Monthly Archives: April 2013

The Importance of International Markets to New Zealand in 21st Century

In this digital age that brings countries closer together in a globally connected world attracting International students is an important aspect for our economy. Tapping into International markets for students has been a strategic direction for the government as it benefits the New Zealand economy but is also seen as a way of developing relationships with other countries. Many of our institutions spend energy and resources targeting countries that show an interest in education opportunities in New Zealand. Not only do international students provide a revenue source they add to the cultural diversity of our educational establishments.
During the Global Recession New Zealand was able to take advantage of the fact tuition and living costs here compared very favourably with other English speaking countries. We do, however, want to be seen as a country that offers a quality education in a country that offers students from overseas an environment well worth visiting. Often students are looking for short term study that enhances skills they may already have. These may be targeted at specific career directions. India as a source of International Students has been a focus for the New Zealand Government in recent years.

New Zealand International Education Markets

This week I was at a meeting with some knowledgeable people in the International Education sector. There was a lot of discussion around the changes we are seeing in regard to the countries our International students are coming from. South Korea was one of the main countries that we attracted students from. However at present their government has invested large sums of money in establishing their own International schools and promoting the teaching of English often basing their ideas on places such as New Zealand.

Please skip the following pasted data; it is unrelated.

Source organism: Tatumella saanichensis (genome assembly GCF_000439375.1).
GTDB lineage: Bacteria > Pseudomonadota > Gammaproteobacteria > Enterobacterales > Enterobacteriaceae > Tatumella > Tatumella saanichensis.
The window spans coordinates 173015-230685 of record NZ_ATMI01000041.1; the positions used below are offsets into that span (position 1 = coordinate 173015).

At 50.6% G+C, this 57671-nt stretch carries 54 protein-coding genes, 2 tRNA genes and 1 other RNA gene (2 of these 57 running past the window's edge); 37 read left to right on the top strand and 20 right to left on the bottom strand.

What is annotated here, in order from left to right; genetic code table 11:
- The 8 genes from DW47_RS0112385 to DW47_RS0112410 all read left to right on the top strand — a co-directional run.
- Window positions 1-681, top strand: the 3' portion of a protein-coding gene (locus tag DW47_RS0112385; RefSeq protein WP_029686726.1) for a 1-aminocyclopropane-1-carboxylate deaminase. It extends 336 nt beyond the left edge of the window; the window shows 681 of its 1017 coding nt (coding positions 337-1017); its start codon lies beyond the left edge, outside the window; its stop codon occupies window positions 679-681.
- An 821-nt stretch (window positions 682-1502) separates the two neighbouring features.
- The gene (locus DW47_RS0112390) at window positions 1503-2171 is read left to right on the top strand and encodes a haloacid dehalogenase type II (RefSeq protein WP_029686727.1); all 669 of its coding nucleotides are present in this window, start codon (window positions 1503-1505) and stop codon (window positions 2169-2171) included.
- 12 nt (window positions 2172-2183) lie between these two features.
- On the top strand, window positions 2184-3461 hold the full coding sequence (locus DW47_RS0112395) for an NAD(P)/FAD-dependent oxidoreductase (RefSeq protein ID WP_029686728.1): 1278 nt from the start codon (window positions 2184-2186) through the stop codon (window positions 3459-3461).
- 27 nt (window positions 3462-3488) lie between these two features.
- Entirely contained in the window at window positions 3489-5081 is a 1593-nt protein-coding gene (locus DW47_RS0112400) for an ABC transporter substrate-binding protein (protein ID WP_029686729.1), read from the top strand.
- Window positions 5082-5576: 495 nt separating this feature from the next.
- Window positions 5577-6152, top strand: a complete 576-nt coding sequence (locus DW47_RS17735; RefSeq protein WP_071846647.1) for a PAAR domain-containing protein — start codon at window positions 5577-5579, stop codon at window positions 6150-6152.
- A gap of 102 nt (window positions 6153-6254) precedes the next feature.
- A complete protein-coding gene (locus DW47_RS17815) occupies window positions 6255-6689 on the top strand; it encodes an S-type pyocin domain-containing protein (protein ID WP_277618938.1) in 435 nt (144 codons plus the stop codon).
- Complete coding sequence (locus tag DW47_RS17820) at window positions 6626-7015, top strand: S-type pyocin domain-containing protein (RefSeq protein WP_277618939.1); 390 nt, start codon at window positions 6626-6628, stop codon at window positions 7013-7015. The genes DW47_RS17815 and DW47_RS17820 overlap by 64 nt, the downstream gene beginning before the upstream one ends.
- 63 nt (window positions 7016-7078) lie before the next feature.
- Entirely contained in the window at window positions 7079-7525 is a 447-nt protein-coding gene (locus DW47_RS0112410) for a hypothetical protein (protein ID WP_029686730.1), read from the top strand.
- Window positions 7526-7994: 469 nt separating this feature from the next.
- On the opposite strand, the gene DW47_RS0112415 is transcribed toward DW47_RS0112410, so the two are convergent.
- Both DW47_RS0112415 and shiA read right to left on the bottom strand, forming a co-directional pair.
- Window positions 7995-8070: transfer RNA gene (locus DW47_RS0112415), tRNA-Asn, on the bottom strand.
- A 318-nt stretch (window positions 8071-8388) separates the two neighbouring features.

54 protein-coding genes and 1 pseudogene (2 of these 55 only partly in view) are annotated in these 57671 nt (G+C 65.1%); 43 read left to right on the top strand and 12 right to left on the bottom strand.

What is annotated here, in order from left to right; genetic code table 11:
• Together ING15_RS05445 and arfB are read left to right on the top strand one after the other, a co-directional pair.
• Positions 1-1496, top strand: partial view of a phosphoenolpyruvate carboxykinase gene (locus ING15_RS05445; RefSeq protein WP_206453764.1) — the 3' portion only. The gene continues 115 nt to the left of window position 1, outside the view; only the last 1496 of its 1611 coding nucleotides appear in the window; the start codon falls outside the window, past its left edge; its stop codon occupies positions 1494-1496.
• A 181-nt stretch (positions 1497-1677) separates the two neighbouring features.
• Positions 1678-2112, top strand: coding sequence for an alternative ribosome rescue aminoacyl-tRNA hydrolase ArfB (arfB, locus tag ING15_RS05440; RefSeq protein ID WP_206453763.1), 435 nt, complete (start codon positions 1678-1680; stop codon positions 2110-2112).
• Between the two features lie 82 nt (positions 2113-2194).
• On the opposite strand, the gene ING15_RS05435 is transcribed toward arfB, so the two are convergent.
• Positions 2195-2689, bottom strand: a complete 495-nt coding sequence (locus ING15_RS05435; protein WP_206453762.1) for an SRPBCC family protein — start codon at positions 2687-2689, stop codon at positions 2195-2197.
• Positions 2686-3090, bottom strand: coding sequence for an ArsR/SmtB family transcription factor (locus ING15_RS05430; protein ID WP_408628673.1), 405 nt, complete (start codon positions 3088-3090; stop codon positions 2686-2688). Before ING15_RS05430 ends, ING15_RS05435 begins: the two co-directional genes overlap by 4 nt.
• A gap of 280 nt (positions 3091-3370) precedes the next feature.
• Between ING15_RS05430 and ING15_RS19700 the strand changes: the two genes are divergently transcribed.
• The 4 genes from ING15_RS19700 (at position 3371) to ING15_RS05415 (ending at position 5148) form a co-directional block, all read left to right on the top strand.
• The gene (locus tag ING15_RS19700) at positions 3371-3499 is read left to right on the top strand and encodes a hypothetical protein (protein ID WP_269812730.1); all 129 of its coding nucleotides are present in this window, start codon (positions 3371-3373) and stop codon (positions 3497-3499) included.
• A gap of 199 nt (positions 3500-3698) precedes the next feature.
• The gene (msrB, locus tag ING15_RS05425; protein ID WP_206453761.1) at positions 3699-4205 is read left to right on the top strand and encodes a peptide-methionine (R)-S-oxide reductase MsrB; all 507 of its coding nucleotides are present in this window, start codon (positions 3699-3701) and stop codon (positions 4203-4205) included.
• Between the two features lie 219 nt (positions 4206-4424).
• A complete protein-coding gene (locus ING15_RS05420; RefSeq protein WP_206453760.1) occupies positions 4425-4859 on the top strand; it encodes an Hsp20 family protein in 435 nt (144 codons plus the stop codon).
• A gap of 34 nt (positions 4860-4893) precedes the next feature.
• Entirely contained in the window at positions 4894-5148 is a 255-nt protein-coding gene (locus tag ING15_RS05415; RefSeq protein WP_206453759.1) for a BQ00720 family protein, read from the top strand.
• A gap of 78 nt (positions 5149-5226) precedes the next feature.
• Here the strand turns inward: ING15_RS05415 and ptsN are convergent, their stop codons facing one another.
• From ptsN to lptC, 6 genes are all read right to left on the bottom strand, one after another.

Recently Education New Zealand published information which analysed the latest international education enrolment data which shows a 15% fall in South Korean students but a 20% increase in Chinese students. Many see the importance of establishing healthy relationships with China. Wellington Institute of Technology for example have just signed an agreement to bring more students from China to study here. Statistics show the increase of Chinese students is right across the different education sectors.
It will be interesting to see whether this growth continues and what impact it may have for education institutions.

Why are Boys Not Achieving?

One of the main areas where boys are not achieving is literacy. International Research has highlighted writing as an area where an increasing number of boys are failing. In the past decade research throughout the world has attempted to highlight reasons for this. “The Puzzle of Boys’ Educational Decline” Jennifer Buckingham (1999) discusses four factors that are considered to affect boys achievement:

• biological differences between girls and boys affecting capacities and interests
• gender biases which define certain activities or skills as not masculine
• teaching, curriculum and assessment
• socio-economic factors

Whatever the underlying causes we need to motivate all students in their own learning and give them access to a curriculum that suits both genders. Good quality teaching engages all inclusively providing opportunities and challenges for thinking with diverse meaningful tasks to encourage ownership by the learner. However, we are not getting it right for boys in the area of writing. Some of the approaches as discussed in the “Boys’ Education: Good Practice in Secondary Schools” offer a variety of techniques that could be applied both at school and home.

• the use of goals and targets;
• practical, hands-on activities;
• giving boys responsibility for their learning and allowing them to make choices;
• providing high levels of structure and teacher-led activities;
• positive reinforcement;
• using competition in the classroom;
• incorporating physical activity into learning;
• mentoring and peer support programmes;
• the use of outdoor education programmes;
• developing relevant learning activities and contexts;
• importing popular culture texts into classroom reading;
• daily silent reading times
• using computers and other electronic media to support writing
• developing critical literacy approaches, including those that help boys understand how masculinity is created through texts; and
• making school fun for boys and avoiding repetitive learning.

There are some interesting points here well worth revisiting.